I am running Vista Home Edition 32 bit and Audacity 2.0.3 and it was installed from an exe. I have been copying cassettes from a tape deck using an ADS RDX-150 interface box for quite some time. I installed a Creative Sound Audigy SE card and am no longer able to do so.
The tape deck uses stereo cables from the tape deck and a USB cable to go into a USB port on the PC. The unit appears to be working-at least the lights blink and turn green when it functions. I moved the cable to another USB port-same result.
The Audacity settings are
2)the input device - Microsoft Sound Mapper
I don’t believe they changed after I installed the card but I haven’t looked at them in such a long time, I could be wrong, but I’m pretty sure I’m not.
the other audio host is windows direct sound
the other input devices are:
digital input device
I tried all of these and only the mic worked.
The card seems to work, at least the speaker and microphone work.
Under Device Manager, I see
high definition audio device
high definition audio device
usb audio codec
they all show as functioning
under control panel/sounds/recording I have
2 mics and a line (all 3 not plugged in)
digital input device-spdif(working)
line-in audigy- unavailable
auxiliary audigy- unavailable
s/pdif in audigy - unavailable
microphone usb working
I forgot to mention that I installed the most recent drivers for the card(Oct 2012). Also, the Audigy card was not a replacement for an existing PCI card-the sound card was the onboard card. I just got this message from Creative
“First you have two different devices, one is the PCI soundcard while the other is of USB type. If both devices are running on one PC, I am afraid it’s not possible. Operating system will only allow you to utilize one type of audio device for playback and recording. You can use alone tthe RDX-150 without any additional audio device.”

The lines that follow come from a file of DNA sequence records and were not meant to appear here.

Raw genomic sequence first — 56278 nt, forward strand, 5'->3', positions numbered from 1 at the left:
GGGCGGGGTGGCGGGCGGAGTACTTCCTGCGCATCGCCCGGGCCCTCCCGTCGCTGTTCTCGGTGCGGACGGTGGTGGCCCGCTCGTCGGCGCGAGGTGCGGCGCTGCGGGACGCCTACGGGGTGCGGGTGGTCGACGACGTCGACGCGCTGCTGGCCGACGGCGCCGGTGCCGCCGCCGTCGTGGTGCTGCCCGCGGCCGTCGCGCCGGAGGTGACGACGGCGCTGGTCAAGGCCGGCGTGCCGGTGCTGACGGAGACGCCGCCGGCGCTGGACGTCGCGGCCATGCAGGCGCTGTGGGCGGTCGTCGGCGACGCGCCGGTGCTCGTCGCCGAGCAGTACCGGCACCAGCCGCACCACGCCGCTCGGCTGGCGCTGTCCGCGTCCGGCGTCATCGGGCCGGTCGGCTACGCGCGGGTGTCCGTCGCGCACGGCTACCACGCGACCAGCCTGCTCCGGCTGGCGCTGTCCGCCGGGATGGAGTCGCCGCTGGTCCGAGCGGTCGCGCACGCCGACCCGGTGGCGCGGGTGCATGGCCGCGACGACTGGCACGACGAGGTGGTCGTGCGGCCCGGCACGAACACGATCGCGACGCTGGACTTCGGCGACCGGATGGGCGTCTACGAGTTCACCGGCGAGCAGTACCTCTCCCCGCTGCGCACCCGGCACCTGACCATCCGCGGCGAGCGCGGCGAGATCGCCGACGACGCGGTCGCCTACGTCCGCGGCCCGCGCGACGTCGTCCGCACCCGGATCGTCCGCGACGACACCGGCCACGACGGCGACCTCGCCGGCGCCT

I asked for a clarification in case he’s thinking the RDX is an external sound card.
A “USB cable” implies that somewhere embedded in that recording chain is a forrm of soundcard an ADC (Analog to Digital Converter). The USB “cable” is trying to pass an already digitized signal to your PC totally bypassing your newly installed sound card.
If you want to continue with the USB connection then you nneed to ste the input devive to be the USB Audio Codec (but make sure you set the the output to your soundcard or you won’t be able to hear anything. The USB device should be plugged in before you start Audacity.
Alternatively if you want to use your new soundacrd for the ADC conversion then the tape needs to be plugged directly to the PC’s Line-in mini-jack port (assuming that you have one - modern laptops mostly don’t, hence the need for USB soundcards) - or there may be a line-in port on your souncard. Do not use the Mic-in on the PC as this will overload - a line-level signal is significantly stronger than the minimal level thata mic-in expects.
I tried the 1st suggestion. The USB Audio Codec does not show up in the list of recording devices. It DOES show in device manager as enabled. But in Vista/control panel/sounds/manage audio devices/recording, it does NOT show up
I have to get a cable to try #2. but it sounds like an alternative
That is a USB “sound card”. I know that it does not look like a “card”, but in effect that is what it is. Probably more accurate to describe it as a USB audio I/O device.
Ensure that the device is connected to the computer (and recognised by Windows) before you open Audacity. It should then appear in the Device Toolbar as a USB recording input. (It may appear as a USB “mic” or some other sort of USB device - that depends on what the USB chip in it is and how Windows identifies that chip).
The USB mic option worked! I could have sworn I had tested it earlier(see a previous reply)-another senior moment. And I don’t remember selecting that option when I used Audacity with the onboard sound card. But I guess after recording several dozen tapes, I wasn’t paying attention.